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Beyond Chinese: It’s Lunar New Year

By Joan Namkoong

Welcoming the new year is one of those “only in Hawaii” experiences—a festive and symbolic time incorporating many customs from many ethnic traditions.

For the Chinese and Vietnamese communities, the Lunar New Year—the first day of the first month of the lunar year—is also observed, sometime between January 19 and February 20.

In Asia, the new year was recognized as the beginning of spring and the beginning of new life. Spring was the season for planting and the ensuing rains would nurture the crops for an abundant fall harvest.

Today, the arrival of spring and the planting of crops is secondary to the reunion of families and the ritual partaking of special foods that are painstakingly prepared to further carry on the traditions of the New Year celebrations of years past. Each ethnic group prepares its special foods that symbolically celebrate the passing of the old year and the optimism of the new year.

The New Year, both calendar and lunar, was, at one time, the day for birthday celebrations. Everyone was a year older on New Year’s Day or on the seventh day of the year according to Chinese tradition.

Kung Hee Fat Choy!

‘A prosperous new year’ is the popular greeting in Hawaii as the Chinese community celebrates the lunar new year with much fanfare and festivity.

Preparations for the New Year begin up to a month before. Honolulu’s Chinatown is abuzz with activity: shopkeepers sell special foods for the celebration and weekend street festivals feature favorite Chinese foods and sweets.

The elaborate and colorful Chinese lion symbolizes life, luck and virility. Young members of Chinese societies don the lion’s headdress and dance to the rhythm of drums and gongs, stopping at shops and receiving money from shopkeepers.

Food is especially important for Chinese New Year. Of particular importance is nien-gao or gao, a steamed, cylindrical-shaped sticky pudding made of sweet rice flour and brown sugar, usually wrapped in a ti leaf. Nien-gao means year cake and is also a homonym for the words year high. To the Chinese it has great meaning: hoping that the coming year will be filled with the realization of high hopes and aspirations.
Many families make their own gao according to treasured family recipes. On the second day of the New Year, families open the cake and cut it into pieces, sharing it with relatives and friends.

Chuc Mung Nam Moi!

The Vietnamese community in Hawaii celebrates Tet with much festivity and activity, drawing upon the customs of their homeland. It is the most important holiday for Vietnamese, a combination of Christmas and New Year celebrations rolled into one.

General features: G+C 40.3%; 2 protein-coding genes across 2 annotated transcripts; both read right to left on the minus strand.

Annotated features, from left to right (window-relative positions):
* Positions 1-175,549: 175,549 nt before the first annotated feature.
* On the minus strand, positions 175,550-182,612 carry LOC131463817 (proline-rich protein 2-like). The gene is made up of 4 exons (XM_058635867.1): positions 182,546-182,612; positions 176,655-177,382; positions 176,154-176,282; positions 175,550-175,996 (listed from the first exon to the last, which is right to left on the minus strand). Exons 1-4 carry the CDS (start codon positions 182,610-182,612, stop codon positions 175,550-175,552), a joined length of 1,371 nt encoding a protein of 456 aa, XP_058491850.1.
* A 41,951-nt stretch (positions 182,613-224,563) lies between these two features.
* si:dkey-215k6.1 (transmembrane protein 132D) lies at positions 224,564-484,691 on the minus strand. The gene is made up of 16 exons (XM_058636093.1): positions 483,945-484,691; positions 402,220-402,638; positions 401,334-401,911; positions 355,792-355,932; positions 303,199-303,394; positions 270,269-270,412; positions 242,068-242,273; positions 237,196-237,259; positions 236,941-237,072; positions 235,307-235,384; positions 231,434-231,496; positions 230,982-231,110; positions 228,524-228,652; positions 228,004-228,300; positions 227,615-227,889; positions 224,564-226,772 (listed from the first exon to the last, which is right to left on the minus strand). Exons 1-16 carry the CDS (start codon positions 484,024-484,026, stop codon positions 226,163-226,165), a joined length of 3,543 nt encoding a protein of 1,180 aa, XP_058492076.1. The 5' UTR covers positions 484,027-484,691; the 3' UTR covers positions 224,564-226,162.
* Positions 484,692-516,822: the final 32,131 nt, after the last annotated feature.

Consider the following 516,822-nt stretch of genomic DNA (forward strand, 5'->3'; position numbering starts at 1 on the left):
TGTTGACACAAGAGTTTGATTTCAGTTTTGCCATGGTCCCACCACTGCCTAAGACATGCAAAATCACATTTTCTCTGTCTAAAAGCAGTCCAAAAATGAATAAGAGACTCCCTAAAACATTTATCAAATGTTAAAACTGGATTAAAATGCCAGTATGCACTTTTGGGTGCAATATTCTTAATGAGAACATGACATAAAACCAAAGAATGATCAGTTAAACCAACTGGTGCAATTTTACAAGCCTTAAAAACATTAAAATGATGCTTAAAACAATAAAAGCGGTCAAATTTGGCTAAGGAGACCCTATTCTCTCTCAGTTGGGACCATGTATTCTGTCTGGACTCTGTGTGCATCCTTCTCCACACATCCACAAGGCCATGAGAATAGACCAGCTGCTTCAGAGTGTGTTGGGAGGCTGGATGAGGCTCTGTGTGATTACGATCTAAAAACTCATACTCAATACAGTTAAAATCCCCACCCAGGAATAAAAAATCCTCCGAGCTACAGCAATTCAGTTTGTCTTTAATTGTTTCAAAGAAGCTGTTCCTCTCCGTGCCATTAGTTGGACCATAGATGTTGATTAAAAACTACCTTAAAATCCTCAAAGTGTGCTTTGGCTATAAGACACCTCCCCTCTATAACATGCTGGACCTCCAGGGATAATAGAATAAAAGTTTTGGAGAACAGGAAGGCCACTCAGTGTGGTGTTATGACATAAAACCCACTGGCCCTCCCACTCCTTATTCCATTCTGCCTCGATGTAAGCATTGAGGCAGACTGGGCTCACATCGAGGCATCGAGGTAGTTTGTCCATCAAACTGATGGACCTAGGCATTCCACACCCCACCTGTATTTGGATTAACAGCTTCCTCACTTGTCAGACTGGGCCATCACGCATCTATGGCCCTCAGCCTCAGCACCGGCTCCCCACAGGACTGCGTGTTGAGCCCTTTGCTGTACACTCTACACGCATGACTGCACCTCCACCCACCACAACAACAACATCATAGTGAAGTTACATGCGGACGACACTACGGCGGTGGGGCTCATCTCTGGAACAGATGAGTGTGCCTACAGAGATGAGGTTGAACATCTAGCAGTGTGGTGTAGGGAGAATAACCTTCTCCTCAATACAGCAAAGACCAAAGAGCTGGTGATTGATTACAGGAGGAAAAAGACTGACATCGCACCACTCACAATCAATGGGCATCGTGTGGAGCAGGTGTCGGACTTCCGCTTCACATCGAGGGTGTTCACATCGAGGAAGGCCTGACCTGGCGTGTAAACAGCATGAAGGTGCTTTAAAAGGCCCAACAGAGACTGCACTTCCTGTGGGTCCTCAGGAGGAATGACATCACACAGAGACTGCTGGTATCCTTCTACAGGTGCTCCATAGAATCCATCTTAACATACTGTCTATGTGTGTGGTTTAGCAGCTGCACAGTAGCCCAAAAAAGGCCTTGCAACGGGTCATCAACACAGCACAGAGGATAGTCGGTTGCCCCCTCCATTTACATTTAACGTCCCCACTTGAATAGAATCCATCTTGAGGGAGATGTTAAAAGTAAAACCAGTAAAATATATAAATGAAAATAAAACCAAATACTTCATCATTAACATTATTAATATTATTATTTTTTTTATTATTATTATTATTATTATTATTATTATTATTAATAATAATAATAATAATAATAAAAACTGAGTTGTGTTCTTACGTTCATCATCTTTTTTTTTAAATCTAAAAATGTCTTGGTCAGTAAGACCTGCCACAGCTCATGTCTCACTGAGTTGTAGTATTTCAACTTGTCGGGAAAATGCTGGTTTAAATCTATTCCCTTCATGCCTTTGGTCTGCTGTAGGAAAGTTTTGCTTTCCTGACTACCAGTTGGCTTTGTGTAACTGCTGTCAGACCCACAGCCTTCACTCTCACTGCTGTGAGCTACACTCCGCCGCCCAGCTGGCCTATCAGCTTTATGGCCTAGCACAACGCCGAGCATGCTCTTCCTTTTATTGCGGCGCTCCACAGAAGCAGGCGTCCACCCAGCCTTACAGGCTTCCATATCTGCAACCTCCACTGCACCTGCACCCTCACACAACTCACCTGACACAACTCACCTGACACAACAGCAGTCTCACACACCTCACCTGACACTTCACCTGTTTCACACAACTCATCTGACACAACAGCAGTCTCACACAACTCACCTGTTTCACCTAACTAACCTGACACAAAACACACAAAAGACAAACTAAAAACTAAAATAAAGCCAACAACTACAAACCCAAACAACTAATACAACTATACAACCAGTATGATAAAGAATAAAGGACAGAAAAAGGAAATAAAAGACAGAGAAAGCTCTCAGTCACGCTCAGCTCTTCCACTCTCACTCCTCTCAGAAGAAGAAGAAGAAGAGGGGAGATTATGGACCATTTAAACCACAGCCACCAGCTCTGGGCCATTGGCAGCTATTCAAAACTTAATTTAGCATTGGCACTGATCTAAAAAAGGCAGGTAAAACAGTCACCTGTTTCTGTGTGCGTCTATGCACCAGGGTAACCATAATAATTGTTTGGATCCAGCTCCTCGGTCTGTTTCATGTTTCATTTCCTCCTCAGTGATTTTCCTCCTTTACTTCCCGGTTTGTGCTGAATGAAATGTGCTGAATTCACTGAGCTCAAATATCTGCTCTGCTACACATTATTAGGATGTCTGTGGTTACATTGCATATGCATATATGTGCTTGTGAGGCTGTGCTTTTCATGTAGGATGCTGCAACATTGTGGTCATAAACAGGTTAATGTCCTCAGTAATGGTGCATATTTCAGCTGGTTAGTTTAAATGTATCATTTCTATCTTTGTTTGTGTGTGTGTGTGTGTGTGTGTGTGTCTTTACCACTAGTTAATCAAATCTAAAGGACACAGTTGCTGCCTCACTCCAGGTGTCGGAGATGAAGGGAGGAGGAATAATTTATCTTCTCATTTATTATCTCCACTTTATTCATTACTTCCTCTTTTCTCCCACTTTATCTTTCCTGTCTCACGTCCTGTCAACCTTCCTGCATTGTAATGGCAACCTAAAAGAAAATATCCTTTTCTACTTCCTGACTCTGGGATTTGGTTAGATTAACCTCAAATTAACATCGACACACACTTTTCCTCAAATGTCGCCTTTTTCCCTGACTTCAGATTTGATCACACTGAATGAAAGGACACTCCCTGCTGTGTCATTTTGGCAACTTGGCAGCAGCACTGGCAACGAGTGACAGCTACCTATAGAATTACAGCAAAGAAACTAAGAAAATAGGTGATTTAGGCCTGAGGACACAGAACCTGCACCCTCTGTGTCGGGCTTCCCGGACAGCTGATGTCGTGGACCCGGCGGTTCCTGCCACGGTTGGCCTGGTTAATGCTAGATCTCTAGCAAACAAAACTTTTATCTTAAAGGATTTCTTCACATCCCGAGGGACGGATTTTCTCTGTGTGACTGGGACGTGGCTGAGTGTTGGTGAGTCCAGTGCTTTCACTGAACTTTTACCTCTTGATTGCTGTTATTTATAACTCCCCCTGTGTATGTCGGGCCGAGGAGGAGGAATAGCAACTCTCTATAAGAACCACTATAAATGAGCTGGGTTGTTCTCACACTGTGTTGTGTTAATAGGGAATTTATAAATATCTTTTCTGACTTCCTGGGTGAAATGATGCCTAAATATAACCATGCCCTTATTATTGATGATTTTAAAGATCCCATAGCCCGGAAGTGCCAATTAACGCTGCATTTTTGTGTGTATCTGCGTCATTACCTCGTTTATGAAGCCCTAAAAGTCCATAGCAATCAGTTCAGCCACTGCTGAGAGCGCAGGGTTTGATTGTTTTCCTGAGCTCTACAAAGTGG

Banh chung or banh tet is the typical Tet food, a glutinous rice cake filled with meat and beans, wrapped in a banana leaf and steamed for several hours.
Tet is a time for family reunion, gift exchanging, feasting and merrymaking. Giao thua, the transition moment or midnight on New Year’s Eve, is a time for fireworks and temple visits. Prayers are offered to ancestral spirits and everyone looks forward to the new year with optimism.

Red is the favorite color for this holiday, symbolizing good luck and happiness. Houses are cleaned and decorated with New Year wishes on red paper. Children pay their respects to their elders, receiving lisee in return. The pink peach blossom and the yellow apricot blossom are symbolic of the arrival of spring and are used to decorate doorways of houses during Tet.

Sae hae bok manhi baduseyo!

While some (traditional) practices have not continued today, one tradition that has is the eating of duk kuk. Duk is a rice cake similar to Japanese mochi, kuk is the soup in which it is served.
New Year’s Day is a day for feasting and family reunion for Koreans in Hawaii. For some more recent immigrant families, the celebration and visiting might continue up until January 15 when the first full moon of the year is welcomed. According to ancient tradition, it was believed that the first to see the moon would have a lucky year.

Duk is prepared from steamed glutinous rice, pounded to a smooth paste and shaped into logs about an inch in diameter. (For duk kuk) the logs are cut into coin sized pieces and served in chicken or beef broth, topped with shreds of marinated and braised beef, eggs, green onions and crumbled seaweed.

The New Year’s feast might also include kalbi jim (braised short ribs), pin dae duk (a pancake of ground mung beans), and nrum juk (skewered seasoned beef and vegetables fried in an egg batter). Mun doo (a dumpling of pork, tofu and vegetables) is often served by local Korean families with the duk kuk. Kim chi, the spicy pickled cabbage of Korean cuisine, would, of course be served.

Excerpted with permission from “Family Traditions in Hawaii”
For more information, see "
Family Traditions in Hawaii," Bess Press, 1994.

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